Tuesday, November 30, 2010
Here is an awesome article on the phenomenon: Where Anonymity Breeds Contempt. It is written by a Julie Zhuo, a product design manager for Facebook, and offers some really good ideas for redesigning comment moderation for blogs and websites.
The article is worth the read, but for those who don't have time at least consider the following snippet:
Trolling, define as the act of posting inflammatory, derogatory of provocative messages in public forums, is a problem as old as the Internet itself, although its roots go much farther back. Even in the fourth century, B.C., Plato touched upon the subject of anonymity and morality in his parable of the ring of Gyges.
That mythical ring gave its owner the power of invisibility, and Plato observed that even a habitually just man who possessed such a ring would become a thief, knowing that he couldn't be caught. Morality, Plato argues, comes from full disclosure; without accountability for our actions we would all behave unjustly.
Wednesday, November 17, 2010
To try and circumvent this (if we're already in debt for the degree, we don't want to have to pay for anything else), the graduation committee has come up with a nifty little fund-raising campaign:
So please check it out, and if you like what you see: help us out and buy one!! They make great gifts and are the perfect calender to spice up any drab office wall!!
Tuesday, November 16, 2010
But of course, focusing more on school has had it's downsides, too. Mostly, I neglected my blog, and probably lost most of the amazing readership I had built up over the summer.
But now that the semester is winding down, and my big projects are behind me, I'm ready to start back up again. So, for you dear readers, a short post, as I dust off my blogging skills:
San Jose Public Library just launched their new sight, and it is glorious:
It's simple. It's clean. It's colorful. It gives me hope.
It's sad to say, but there are more bad websites out there than good ones. Especially for libraries. More often than not, it's because a library is part of a larger organization or institution (such as a university or city/county government) and has to abide by their bureaucratic rules for web design.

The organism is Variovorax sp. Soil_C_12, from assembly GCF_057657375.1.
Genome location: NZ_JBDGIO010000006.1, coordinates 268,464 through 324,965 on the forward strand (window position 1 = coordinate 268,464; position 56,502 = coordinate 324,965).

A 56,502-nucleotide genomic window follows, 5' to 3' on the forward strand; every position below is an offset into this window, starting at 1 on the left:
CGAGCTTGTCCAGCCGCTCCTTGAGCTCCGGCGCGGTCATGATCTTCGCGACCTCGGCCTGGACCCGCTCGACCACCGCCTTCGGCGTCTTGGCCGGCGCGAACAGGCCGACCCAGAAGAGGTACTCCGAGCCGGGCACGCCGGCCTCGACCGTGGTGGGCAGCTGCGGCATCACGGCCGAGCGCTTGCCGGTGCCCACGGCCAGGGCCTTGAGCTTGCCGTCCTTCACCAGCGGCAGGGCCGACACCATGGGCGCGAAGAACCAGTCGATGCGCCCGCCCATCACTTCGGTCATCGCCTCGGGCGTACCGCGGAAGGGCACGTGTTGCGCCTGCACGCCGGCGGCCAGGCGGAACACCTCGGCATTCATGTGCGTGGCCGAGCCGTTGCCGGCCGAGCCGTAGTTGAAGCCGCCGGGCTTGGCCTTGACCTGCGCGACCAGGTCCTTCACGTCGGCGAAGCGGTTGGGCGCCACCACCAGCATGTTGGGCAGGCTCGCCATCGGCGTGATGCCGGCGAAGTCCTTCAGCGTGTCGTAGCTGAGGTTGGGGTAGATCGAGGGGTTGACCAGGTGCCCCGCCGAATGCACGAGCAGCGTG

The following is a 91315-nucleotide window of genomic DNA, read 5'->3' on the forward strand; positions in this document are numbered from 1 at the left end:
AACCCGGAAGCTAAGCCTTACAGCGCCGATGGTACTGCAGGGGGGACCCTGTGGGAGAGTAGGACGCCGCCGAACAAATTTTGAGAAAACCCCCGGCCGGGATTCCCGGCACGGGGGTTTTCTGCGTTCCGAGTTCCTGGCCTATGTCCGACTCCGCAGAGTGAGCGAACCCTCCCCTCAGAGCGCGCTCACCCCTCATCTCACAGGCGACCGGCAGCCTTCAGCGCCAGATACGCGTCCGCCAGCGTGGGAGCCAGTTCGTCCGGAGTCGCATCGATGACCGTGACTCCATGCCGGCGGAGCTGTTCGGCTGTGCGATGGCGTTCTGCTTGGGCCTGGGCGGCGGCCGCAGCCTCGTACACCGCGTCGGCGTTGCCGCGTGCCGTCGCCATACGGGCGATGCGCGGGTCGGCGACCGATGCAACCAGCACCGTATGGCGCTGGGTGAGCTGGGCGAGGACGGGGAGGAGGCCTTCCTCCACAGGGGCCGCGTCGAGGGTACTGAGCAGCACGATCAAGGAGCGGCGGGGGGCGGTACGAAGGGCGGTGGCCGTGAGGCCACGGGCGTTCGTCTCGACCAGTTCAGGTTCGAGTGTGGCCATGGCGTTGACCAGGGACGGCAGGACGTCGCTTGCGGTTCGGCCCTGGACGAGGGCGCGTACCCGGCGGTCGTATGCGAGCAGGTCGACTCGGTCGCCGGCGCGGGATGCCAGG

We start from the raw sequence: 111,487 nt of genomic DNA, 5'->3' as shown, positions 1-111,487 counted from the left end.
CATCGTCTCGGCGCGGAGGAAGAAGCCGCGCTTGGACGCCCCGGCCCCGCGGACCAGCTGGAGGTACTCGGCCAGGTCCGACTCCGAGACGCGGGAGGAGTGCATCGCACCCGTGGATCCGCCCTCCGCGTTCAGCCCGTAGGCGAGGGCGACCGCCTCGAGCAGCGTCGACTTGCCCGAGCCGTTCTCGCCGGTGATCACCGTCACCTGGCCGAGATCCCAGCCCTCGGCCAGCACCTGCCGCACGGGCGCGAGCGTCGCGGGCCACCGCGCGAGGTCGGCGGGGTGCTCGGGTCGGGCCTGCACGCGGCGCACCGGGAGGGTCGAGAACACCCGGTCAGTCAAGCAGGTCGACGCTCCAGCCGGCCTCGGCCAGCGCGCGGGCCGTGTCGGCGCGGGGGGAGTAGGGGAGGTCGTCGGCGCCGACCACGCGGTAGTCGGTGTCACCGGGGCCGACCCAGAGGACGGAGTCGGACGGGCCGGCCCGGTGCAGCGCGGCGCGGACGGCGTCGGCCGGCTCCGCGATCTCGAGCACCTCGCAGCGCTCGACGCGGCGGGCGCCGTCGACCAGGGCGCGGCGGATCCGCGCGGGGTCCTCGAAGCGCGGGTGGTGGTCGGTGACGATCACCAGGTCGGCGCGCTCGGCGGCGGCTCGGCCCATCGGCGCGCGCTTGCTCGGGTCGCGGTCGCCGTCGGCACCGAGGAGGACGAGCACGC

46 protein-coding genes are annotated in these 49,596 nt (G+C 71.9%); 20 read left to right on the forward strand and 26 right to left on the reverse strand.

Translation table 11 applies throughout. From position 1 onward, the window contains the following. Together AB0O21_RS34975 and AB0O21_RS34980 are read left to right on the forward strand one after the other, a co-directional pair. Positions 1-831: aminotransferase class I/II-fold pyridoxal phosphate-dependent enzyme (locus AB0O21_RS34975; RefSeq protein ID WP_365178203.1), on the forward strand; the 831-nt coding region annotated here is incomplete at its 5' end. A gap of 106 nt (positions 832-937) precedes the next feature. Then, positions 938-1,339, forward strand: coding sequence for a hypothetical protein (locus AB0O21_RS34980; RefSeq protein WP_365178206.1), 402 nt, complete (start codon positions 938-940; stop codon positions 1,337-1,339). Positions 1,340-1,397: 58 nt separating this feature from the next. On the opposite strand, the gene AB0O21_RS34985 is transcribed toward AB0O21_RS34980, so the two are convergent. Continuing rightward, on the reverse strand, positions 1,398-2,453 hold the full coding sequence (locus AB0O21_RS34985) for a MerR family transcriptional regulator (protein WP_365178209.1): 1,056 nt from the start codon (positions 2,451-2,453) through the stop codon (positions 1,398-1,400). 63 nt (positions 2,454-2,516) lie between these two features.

But San Jose has really hit the mark here. A good website should be simple, and easy to navigate. It should have clearly marked paths and landmarks. it should not overwhelm the user, but inspire them to explore and return.
You can read a bit about the web site's redesign, and some of the new features, on The Librarian in Black's blog. Some of the new highlights that I really like are the fact that the words database or OPAC or other library jargon aren't on the site, and that users can comment on almost any aspect of the site (which aren't moderated) and that all staff members can blog (and again, their posts aren't moderated either).
Why does all of this give me hope? Because smart, well designed websites are our future. More and more information searches are going to be conducted not in the library, but on the library's website. In this new model of librarianship, we need to provide excellent user experience, and web design is the way to start.
Bravo and Congratulations to the staff at San Jose public Library!!
Tuesday, July 27, 2010
Today, I found an article describing how the OCLC just published a study stating that Americans get more DVDs from Public Libraries compared to Netflix, Redbox or Blockbuster. Reading the study makes me feel all warm inside.
Today, I checked out 2 DVDs - David Lynch's Dune (I feel that today's librarians are the equivalent of Frank Herbert's Mentats) and United States of Tara (Diablo Cody, Stephen Spielberg and Toni Collette? I have high expectations).
Why spend money when you can get it for free? Seriously, why?
Tuesday, July 20, 2010
First there is this article: At Amazon, E-Book Sales Outpace Hardcover. As I read it, I imagined bibliophiles around the globe FLIPPING OUT. I think there are a lot of implications to the fact that e-books are selling more than hardbacks on Amazons website, and I think there is some reading-between-the-lines that also needs to be taken into consideration.